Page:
Pure Slush

flash ... without the wank

Truth in Advertising 3: Tahitian Vanilla

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by Diana J. Wynne  "Your Mind, Our Matter" >

 

“Chess is as elaborate a waste of human intelligence as you can find outside an advertising agency.”

― Raymond Chandler 

 

The woman behind the desk at my hotel wears a pareo tied across one shoulder or deftly wrapped around her waist. In my hotel room, under the ceiling fan, I practice twisting and knotting my new purple pareo, following the instructions on the package—now it’s a cape! now a halter top!—but give up after a look in the mirror, fastening it firmly under my arms.

There are no short-haired women in Polynesia. Frizzy black hair overflows caramel skin to the waist or beyond, swept up, braided, or tucked behind an ear with a backward hibiscus that whispers “follow me.”

 

 

The driver of my 4x4 “safari” speeds through the fields, past birds of paradise and sweet Tahitian vanilla vines, helping himself to pomelos and coconuts, which he stashes inside a tire fixed atop the hood. He shares the fruit with us after a hike to a waterfall, seven tourists sliding down the rich red mud to the truck. But he keeps a few for himself, bragging that now he won’t need to shop.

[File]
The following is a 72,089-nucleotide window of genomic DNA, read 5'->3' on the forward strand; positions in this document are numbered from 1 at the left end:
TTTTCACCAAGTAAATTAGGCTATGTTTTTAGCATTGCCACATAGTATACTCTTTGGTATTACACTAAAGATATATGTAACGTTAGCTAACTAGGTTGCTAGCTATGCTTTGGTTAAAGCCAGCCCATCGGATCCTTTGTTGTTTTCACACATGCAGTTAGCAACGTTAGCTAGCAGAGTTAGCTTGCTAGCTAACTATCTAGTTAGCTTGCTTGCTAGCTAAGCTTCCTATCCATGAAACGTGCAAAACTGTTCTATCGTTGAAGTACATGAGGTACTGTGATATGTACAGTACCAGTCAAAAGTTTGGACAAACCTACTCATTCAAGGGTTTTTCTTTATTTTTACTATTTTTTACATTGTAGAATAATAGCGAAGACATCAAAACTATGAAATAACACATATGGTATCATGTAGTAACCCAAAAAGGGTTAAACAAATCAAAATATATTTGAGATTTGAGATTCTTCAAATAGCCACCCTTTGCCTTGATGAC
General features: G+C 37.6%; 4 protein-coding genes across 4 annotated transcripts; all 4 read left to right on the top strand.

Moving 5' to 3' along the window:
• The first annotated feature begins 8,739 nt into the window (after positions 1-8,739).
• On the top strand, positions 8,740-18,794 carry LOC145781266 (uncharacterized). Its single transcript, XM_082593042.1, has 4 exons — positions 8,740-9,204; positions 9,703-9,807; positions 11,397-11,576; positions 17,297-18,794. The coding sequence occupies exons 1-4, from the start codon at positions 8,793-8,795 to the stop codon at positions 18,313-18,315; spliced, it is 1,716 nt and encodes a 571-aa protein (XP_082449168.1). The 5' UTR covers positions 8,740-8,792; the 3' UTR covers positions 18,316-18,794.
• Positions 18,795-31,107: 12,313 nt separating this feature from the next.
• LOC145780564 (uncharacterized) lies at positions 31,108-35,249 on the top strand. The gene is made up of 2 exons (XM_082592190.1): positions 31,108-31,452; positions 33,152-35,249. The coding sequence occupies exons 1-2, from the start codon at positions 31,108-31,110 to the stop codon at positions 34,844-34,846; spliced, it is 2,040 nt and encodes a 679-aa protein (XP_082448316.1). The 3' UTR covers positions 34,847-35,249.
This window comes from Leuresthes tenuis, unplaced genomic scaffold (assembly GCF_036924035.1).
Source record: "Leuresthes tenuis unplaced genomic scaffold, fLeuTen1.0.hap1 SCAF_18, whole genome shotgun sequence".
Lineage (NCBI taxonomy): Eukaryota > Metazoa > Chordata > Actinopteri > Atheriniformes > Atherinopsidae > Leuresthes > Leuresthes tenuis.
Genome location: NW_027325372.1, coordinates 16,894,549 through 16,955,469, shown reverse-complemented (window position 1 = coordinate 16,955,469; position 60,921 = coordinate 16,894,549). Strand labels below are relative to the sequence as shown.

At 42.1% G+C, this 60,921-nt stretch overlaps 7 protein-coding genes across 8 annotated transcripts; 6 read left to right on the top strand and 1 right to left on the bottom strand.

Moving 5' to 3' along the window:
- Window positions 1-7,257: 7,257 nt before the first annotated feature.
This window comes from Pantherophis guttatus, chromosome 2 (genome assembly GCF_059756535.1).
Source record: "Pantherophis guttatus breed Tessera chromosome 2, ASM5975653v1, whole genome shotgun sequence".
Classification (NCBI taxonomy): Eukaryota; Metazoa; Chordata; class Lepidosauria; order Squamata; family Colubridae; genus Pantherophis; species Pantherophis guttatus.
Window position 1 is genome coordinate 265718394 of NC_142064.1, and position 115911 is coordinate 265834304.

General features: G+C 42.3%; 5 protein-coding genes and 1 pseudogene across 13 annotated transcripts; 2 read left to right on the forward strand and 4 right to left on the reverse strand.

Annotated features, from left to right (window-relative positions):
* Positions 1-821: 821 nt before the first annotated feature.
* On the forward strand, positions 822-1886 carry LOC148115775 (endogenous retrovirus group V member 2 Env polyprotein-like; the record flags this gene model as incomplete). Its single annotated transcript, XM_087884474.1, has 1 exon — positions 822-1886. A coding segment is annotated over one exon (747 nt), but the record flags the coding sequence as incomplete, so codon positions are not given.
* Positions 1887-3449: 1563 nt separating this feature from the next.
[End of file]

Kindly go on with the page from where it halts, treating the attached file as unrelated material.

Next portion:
I sit up front with the driver, and as we ride through the lush farmland inside an extinct volcano, he tries to interest me in becoming his American wife. He has an uncle who lives in California, he says. I tell him I would make a bad wife – I don’t even cook. But he is a good cook, or so he says, and speaks three languages.

When this line of reasoning fails, he tells me how he likes to pick up women at the disco at Club Med on Saturday nights. “I need to go fishing on Saturday,” he says, “so I have something to eat the rest of the week.” Unfortunately for him, today is Monday.

We stop on the narrow dirt road to let a flatbed truck coming up the hill pass by. My guide leans out to talk to the other driver, extending a massive arm that bears the many tribal patterns of Moorea. He jumps out to embrace an older woman with closely cropped hair seated cross-legged in the back. He kisses her on both cheeks, then gives her the pineapples from the hood before we drive on.

“My auntie,” he explains. “She has been in France.”

I ask how long it’s been since he’s seen her.

A year, he says. Cancer. “She lost all her hair,” he adds, as if this, and being exiled to France, were the real heartbreak.

 

 

My auburn hair barely brushes my pale shoulders. Sunscreen-coated, dotted with freckles, I have no tattoos that tell you where I come from. But a lone hibiscus tucked behind my ear says tonight, I am free tonight. 

 

published 22 December 2012